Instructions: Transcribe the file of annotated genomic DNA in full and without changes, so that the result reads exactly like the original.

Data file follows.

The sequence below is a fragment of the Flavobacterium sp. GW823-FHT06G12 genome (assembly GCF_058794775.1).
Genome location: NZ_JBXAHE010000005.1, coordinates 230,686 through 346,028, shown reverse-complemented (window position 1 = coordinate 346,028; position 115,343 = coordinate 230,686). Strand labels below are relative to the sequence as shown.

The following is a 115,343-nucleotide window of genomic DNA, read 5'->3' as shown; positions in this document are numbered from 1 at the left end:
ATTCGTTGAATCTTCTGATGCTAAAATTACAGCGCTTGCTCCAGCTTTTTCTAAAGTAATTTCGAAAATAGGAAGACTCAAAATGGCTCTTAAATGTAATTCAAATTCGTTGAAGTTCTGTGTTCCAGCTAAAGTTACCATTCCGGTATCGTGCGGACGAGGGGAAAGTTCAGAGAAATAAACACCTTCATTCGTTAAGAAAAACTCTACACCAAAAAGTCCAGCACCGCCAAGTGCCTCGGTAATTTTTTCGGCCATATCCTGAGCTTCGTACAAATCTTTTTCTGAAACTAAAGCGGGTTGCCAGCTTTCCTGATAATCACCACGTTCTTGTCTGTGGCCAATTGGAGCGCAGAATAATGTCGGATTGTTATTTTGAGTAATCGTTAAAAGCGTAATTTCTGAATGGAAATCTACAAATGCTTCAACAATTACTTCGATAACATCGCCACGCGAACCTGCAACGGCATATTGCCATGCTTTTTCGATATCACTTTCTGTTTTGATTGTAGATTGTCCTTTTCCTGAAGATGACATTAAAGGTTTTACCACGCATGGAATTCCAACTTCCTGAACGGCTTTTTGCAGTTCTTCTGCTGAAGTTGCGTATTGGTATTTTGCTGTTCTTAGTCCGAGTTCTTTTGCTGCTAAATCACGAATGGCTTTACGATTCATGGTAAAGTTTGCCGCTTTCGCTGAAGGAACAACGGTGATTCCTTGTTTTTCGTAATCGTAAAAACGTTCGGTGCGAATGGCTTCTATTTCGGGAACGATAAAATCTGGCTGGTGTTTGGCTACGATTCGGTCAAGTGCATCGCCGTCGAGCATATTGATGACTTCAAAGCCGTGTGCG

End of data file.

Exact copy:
The sequence below is a fragment of the Flavobacterium sp. GW823-FHT06G12 genome (assembly GCF_058794775.1).
Genome location: NZ_JBXAHE010000005.1, coordinates 230,686 through 346,028, shown reverse-complemented (window position 1 = coordinate 346,028; position 115,343 = coordinate 230,686). Strand labels below are relative to the sequence as shown.

The following is a 115,343-nucleotide window of genomic DNA, read 5'->3' as shown; positions in this document are numbered from 1 at the left end:
ATTCGTTGAATCTTCTGATGCTAAAATTACAGCGCTTGCTCCAGCTTTTTCTAAAGTAATTTCGAAAATAGGAAGACTCAAAATGGCTCTTAAATGTAATTCAAATTCGTTGAAGTTCTGTGTTCCAGCTAAAGTTACCATTCCGGTATCGTGCGGACGAGGGGAAAGTTCAGAGAAATAAACACCTTCATTCGTTAAGAAAAACTCTACACCAAAAAGTCCAGCACCGCCAAGTGCCTCGGTAATTTTTTCGGCCATATCCTGAGCTTCGTACAAATCTTTTTCTGAAACTAAAGCGGGTTGCCAGCTTTCCTGATAATCACCACGTTCTTGTCTGTGGCCAATTGGAGCGCAGAATAATGTCGGATTGTTATTTTGAGTAATCGTTAAAAGCGTAATTTCTGAATGGAAATCTACAAATGCTTCAACAATTACTTCGATAACATCGCCACGCGAACCTGCAACGGCATATTGCCATGCTTTTTCGATATCACTTTCTGTTTTGATTGTAGATTGTCCTTTTCCTGAAGATGACATTAAAGGTTTTACCACGCATGGAATTCCAACTTCCTGAACGGCTTTTTGCAGTTCTTCTGCTGAAGTTGCGTATTGGTATTTTGCTGTTCTTAGTCCGAGTTCTTTTGCTGCTAAATCACGAATGGCTTTACGATTCATGGTAAAGTTTGCCGCTTTCGCTGAAGGAACAACGGTGATTCCTTGTTTTTCGTAATCGTAAAAACGTTCGGTGCGAATGGCTTCTATTTCGGGAACGATAAAATCTGGCTGGTGTTTGGCTACGATTCGGTCAAGTGCATCGCCGTCGAGCATATTGATGACTTCAAAGCCGTGTGCG